How important are the Federations in motorsport today? The answer is: very little
FIA President Ben Sulayem’s departure from the scene, after an attempt to occupy the centre of the Formula 1 ring, reminds us that it is Liberty Media that manages the top slot of motorsport, like motorcycle racing with Dorna
These are difficult times for the Federations and their presidents, as confirmed by yesterday's stepping back by the FIA president Mohammed Ben Sulayem. The man who succeeded three strong personalities such as Jean Marie Balestre (1986-1993), Max Mosley (1993-2009) and Jean Todt (2009-2021) has virtually abandoned Formula 1, after several missteps.
The executive of the Emirates paid for his presenteeism and gaffes that weakened his position, so much so that yesterday he announced a step back, leaving Nikolas Tombazis (ex-Ferrari) and his team, declaring that he wants to "focus only on strategic issues”.
It remains to be seen what those will be seeing as the entire technical responsibility was already in the hands of Tombazis and the sporting one with Steve Nielsen.
Liberty Media: No playing around with the value of motorsports
Probably after stumbling upon various gaffes, the threat of punishment for Lewis Hamilton for deserting the awards at the end of 2021, the absurd ban on drivers from expressing themselves freely on subjects unrelated to sport, he crossed the line when he made it clear that he wanted to manage the entry of new teams into F1. But the straw that broke the camel's back was his intrusion into the possible purchase price of F1 which when it was acquired by Liberty Meda in 2016 was worth 4.4 billion and today could be valued at 20. MBS judged the value to be excessive.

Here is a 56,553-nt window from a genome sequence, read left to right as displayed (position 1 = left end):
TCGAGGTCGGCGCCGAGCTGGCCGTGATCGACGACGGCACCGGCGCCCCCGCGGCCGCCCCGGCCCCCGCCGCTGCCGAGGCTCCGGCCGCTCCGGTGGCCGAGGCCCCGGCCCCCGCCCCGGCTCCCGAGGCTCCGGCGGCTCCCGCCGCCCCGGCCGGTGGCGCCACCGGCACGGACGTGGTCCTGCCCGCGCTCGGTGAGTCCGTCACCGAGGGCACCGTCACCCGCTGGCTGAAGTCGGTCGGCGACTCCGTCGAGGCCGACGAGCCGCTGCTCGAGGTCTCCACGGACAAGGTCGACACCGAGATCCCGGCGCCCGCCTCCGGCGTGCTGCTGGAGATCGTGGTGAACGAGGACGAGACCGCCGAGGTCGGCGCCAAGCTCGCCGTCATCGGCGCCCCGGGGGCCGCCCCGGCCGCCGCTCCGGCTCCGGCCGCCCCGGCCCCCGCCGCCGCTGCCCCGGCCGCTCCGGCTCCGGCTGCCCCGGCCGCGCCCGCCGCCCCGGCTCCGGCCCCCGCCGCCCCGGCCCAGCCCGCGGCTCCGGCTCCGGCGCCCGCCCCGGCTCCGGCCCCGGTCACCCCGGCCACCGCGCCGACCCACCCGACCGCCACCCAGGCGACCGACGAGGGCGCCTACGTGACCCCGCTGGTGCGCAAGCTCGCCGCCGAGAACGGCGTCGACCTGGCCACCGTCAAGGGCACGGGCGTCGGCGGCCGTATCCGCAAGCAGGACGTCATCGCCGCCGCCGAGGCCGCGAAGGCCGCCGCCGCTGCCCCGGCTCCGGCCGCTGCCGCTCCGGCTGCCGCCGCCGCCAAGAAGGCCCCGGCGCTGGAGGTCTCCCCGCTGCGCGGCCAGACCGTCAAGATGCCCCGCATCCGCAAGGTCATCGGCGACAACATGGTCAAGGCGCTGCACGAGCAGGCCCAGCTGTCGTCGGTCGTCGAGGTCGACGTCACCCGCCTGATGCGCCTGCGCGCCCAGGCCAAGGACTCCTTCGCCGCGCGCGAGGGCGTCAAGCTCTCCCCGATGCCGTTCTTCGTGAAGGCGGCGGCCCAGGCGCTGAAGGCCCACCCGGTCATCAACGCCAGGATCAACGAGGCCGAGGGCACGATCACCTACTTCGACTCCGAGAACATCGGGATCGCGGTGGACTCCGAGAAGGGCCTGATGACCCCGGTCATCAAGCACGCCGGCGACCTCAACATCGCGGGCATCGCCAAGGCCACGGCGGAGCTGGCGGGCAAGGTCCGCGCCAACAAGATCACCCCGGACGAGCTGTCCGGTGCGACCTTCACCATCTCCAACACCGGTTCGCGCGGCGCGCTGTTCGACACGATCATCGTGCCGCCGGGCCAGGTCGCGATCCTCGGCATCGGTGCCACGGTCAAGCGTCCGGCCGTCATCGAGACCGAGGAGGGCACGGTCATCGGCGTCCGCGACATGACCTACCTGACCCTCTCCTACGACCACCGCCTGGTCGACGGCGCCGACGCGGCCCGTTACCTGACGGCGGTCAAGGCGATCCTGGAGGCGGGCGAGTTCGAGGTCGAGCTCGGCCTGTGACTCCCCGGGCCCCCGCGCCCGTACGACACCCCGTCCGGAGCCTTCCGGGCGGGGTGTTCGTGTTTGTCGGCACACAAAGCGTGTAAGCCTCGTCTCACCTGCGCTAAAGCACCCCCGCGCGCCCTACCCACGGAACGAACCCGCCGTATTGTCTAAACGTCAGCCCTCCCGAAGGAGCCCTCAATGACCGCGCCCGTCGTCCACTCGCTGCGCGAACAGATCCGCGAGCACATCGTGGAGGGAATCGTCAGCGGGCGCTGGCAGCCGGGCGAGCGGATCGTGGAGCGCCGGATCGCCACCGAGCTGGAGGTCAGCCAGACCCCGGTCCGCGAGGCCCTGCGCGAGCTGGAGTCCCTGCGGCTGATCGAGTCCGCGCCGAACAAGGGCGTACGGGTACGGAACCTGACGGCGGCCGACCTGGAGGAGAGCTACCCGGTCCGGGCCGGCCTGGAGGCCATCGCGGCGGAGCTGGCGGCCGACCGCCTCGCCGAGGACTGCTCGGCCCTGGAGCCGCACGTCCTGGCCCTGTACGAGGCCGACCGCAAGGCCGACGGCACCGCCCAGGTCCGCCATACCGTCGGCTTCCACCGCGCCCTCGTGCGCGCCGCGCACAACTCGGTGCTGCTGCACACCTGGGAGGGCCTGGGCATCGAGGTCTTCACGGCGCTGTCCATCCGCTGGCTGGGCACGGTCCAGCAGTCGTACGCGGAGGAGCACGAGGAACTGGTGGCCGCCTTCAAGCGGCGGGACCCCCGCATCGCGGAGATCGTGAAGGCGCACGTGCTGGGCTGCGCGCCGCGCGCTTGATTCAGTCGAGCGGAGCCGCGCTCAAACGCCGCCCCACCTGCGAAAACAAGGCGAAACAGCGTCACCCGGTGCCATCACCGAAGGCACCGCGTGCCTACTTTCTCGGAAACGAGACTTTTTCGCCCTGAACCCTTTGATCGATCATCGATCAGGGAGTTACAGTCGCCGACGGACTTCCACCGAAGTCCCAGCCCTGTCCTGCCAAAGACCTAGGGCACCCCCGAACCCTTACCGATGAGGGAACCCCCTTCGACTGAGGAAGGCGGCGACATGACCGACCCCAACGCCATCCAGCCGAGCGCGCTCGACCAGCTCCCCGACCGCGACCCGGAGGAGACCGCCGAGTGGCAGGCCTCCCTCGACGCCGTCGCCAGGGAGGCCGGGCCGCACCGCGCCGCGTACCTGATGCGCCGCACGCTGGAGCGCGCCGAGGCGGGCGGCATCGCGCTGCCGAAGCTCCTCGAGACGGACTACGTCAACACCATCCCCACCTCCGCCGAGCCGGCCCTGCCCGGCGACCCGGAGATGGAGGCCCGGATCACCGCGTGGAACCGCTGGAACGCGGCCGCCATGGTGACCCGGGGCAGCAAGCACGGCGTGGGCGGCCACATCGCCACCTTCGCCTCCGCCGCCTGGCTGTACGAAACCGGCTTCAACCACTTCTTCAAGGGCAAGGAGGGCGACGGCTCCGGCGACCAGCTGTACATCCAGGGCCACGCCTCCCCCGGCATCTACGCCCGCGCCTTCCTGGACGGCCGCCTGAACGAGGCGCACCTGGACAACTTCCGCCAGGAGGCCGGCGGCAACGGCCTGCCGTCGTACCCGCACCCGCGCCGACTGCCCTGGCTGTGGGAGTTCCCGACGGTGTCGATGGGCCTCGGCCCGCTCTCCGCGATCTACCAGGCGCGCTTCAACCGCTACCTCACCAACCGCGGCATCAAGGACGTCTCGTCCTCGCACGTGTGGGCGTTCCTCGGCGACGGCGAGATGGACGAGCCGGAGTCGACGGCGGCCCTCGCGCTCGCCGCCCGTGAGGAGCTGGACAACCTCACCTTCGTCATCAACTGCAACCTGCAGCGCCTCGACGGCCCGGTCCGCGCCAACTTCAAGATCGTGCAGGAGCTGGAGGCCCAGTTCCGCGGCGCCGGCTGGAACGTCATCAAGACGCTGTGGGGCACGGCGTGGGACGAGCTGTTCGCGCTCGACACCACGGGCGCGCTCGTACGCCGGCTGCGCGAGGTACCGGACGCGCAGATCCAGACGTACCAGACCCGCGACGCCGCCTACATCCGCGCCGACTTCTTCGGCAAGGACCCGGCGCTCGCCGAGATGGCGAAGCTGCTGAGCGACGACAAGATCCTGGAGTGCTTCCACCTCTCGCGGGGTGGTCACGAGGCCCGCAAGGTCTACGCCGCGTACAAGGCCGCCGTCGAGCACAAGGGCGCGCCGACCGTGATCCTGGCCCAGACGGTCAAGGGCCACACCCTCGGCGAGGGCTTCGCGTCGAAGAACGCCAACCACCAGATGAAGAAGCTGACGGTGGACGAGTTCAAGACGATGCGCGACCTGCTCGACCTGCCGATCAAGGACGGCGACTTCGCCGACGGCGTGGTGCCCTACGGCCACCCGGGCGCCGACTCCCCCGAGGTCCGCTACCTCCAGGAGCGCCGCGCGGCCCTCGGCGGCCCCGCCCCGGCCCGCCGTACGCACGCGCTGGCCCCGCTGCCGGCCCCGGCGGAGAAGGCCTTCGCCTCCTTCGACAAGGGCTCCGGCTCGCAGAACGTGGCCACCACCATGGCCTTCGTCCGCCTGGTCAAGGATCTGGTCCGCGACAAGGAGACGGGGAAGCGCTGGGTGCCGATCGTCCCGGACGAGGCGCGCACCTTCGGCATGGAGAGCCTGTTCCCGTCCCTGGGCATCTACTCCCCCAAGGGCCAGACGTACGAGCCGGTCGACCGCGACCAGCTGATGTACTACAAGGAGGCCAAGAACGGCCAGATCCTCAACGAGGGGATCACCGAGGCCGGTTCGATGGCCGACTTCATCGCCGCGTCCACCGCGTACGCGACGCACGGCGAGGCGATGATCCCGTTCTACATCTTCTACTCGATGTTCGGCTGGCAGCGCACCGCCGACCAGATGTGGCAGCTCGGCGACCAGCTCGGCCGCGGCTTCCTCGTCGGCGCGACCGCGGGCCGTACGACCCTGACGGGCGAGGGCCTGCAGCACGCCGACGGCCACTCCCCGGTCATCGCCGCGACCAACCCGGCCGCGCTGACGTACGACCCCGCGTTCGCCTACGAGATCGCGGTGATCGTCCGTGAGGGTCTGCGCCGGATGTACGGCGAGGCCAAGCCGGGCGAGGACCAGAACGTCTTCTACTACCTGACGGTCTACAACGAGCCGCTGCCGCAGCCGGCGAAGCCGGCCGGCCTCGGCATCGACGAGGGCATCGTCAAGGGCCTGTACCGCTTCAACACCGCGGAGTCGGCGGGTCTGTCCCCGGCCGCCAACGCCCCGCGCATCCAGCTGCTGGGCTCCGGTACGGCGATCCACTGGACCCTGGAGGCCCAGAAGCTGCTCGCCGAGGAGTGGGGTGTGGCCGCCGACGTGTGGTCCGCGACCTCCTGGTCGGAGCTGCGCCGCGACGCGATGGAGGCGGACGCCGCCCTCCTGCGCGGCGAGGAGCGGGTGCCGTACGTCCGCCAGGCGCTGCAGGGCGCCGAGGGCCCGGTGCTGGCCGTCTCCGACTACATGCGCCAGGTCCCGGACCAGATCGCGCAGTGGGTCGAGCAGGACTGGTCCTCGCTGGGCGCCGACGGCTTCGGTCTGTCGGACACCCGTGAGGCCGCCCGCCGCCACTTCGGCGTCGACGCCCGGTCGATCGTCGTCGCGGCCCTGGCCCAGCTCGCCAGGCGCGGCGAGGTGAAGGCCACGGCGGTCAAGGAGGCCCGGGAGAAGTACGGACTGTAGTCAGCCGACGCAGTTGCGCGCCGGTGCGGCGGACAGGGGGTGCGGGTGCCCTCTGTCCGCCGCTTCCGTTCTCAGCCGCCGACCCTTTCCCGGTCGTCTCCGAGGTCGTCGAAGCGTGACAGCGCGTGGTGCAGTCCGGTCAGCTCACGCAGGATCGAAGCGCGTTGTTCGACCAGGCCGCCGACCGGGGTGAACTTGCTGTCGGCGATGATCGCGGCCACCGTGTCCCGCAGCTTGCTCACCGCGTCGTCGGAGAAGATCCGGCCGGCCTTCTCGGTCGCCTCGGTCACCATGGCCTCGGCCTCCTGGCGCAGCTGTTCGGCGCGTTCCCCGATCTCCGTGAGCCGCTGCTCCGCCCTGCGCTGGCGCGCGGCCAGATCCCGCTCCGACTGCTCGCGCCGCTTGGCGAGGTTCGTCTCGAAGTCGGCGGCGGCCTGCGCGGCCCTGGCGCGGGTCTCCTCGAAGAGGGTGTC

Good heavens! Liberty Media, judging his words as interference in its business, sent the president a harsh legal letter which, among other things, reminded Ben Sulayem that the F1 rights belong to Liberty Media for a longer period than his presidential mandate: 99 years.
Nothing new under the sun: in 2019 the newly elected President of the FIM, Jorge Viegas, took the liberty of giving some advance information about the Superbike world championship, alluding to a possible change of scenery.
The Portuguese, speaking about the management of the production-based world championship, said to Prawda Moto, a Polish youtuber magazine: "this is not the correct path and I can also say that I already have a plan, but that I can't talk about it yet. I must also point out that there are historical reasons why Dorna started managing SBK as well. This is not the ideal solution and what I can say at this moment is that within the FIM, and I in particular, we are working to change this situation. There will be news soon. I am very sensitive to this topic, because I must also say that Dorna itself is not completely satisfied with this situation. SBK cannot be a second division of MotoGP, this is not the right way to manage it".
That might have been enough, but the rumours triggered by the declaration – maybe a potential replacement for Dorna for the management of the Superbike world championship, MSVR (the company that holds the rights to British Superbike and which over the years has eliminated the electronics from those bikes, also managing to create a huge spectator presence on the track in each round of the championship), were enough to infuriate Carmelo Ezpeleta, CEO of Dorna who in a subsequent interview with us immediately weakened the position of Viegas by asserting that the Portuguese had expressed himself badly or had been misinterpreted in English.
This confirms that at the moment the real power in motorsports is no longer in the hands of the Federations but rather of those who exploit their commercial rights. Dorna Sports has a contract with the FIM, and holds the MotoGP rights until 2041 and the Superbike rights until 2036.
It must be said that in the face of a preponderance of rights managers in various championships, so much so as to suggest a monopoly, these were in any case able to get the championships to overcome the two terrible years of the Covid epidemic which, perhaps, in other hands, would have led to the collapse of Motorsport.
However, the lesson that this story brings us, for the FIA and the FIM, is that the Presidents must be very careful about meddling in the management of the championships...unless they are Highlanders!